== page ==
The separation of a Fe3+ and Ni2+ mixture was firstly investigated; followed by the determination of the Fe3+ and Ni2+ content (concentration) in the original mixture. It was found that iron was a yellow solution and nickel respectively had a greenish colour. Their original concentrations respectively were 0.03669 M for iron and 0.03159 M for nickel. Introduction
Ion exchange materials are insoluble substances containing loosely held ions which are to be exchanged with other ions in solutions which come in contact with them. These exchanges take place without any physical alterations to be the ion exchange material. Ion exchangers are insoluble acids or bases which have salts which are insoluble, and this enables them to exchange either positively charged ions (cations exchanges) r negatively charged one (anion exchangers). Many natural substances such as proteins, cellulose, living cells and soil particles exhibit ion exchange properties which play an important role in the way they function in nature.
Synthetic ion exchange material based on coal and phenolic resin were first introduced for industrial use during the 1930s.
Results and Calculations
The concentration of Ni2+ and Fe3+ ions was to be calculated. In order to calculate the concentration of Ni2+ in the original test solution, we needed to do the double titration method. We do this in order to titrate the nickel from the test solution with EDTA then take the ratio of the volume EDTA to the volume Nickel. The recorded volumes were,
The calculation for the determination of Ni2+:
The mole ratio of EDTA:Nickel is equal so,
This calculation was done with the first titration so if I take the average of the three best titrations with a difference of 3 out of 1000. Average EDTA =
Average Nickel =
The nickel was transferred into the 100mL so the moles Ni2+
ions can be calculated:
In order to calculate the concentration of Fe3+ a single titration was used. We titrated the iron ionic solution with potassium dichromate until the endpoint was reached and found that the volume of potassium dichromate was 18.2mL.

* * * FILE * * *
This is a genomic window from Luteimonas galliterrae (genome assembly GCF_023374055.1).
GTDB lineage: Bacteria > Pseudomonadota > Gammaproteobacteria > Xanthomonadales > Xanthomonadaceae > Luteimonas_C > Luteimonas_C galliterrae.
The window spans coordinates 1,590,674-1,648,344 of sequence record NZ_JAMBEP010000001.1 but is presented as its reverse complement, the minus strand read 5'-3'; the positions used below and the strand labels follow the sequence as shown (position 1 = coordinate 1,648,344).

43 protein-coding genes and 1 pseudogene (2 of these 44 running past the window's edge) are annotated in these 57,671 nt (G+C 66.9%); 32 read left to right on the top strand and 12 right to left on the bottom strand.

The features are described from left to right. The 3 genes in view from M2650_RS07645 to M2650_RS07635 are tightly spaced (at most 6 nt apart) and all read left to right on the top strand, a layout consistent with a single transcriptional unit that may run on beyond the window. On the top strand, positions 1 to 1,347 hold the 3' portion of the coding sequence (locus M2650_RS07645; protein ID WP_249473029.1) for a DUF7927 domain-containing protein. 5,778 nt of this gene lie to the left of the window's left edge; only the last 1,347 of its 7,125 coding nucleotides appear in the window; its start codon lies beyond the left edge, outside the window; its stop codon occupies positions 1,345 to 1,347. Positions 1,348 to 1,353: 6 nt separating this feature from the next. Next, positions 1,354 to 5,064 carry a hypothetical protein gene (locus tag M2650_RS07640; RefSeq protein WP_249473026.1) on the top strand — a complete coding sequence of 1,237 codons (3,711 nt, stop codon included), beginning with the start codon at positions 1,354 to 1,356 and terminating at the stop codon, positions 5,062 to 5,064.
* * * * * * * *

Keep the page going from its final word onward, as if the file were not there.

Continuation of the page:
1 mol Cr2O72- = 6 mol Fe2+
The aim of this experiment was to separate a mixture of Ni2+ and Fe2+ ions by an ion exchange process using resin Amberlite IRA-400.
This experiment was split into two weeks. In the first week we had to separate Fe3+ and Ni2+ ions from Fe3+/Ni2+ test solution. This was done by preparing a resin column and running the Fe3+/Ni2+ test solution through the column with concentrated (11M) HCl. By adding concentrated HCl it separated the nickel from the solution which was greenish in colour. We then run the dilute (0.1M) HCl through the resin again. This resulted in the left over Fe3+ ions to come off the resin into a separate flask which was yellow in colour.
We left these solutions until the second week where we’d have to determine the concentration and iron in the original test solution. The nickel was determined by using the double burette titration method. EDTA was the solution used to titrate the nickel solution. The endpoint of this solution was the nickel solution turning purple. Accounting for human error during this long experiment, the accuracy of the titrations was not so precise. This resulted in us doing up to five titrations to get the ratios within the 3 out of a 1000 boundary. The iron was determined by a single titration by potassium dichromate. This was a difficult titration because there was no room for error as you could do this titration once and there were quite a few colour changes that needed to be observed until the endpoint, which was a blue-purple colour appeared.
The volumes were read off...
References: 1. Ion exchange resin. [Online]. Available: www.britannica.com/EBchecked/ topic/292829/ion-exchange-resin
2. Structure of EDTA. [Online]. Available. en.wikipedia.org/wiki/File:EDTA.svg
3. Structure of Murexide. [Online]. Available. en.wikipedia.org/wiki/File:Murexide.png
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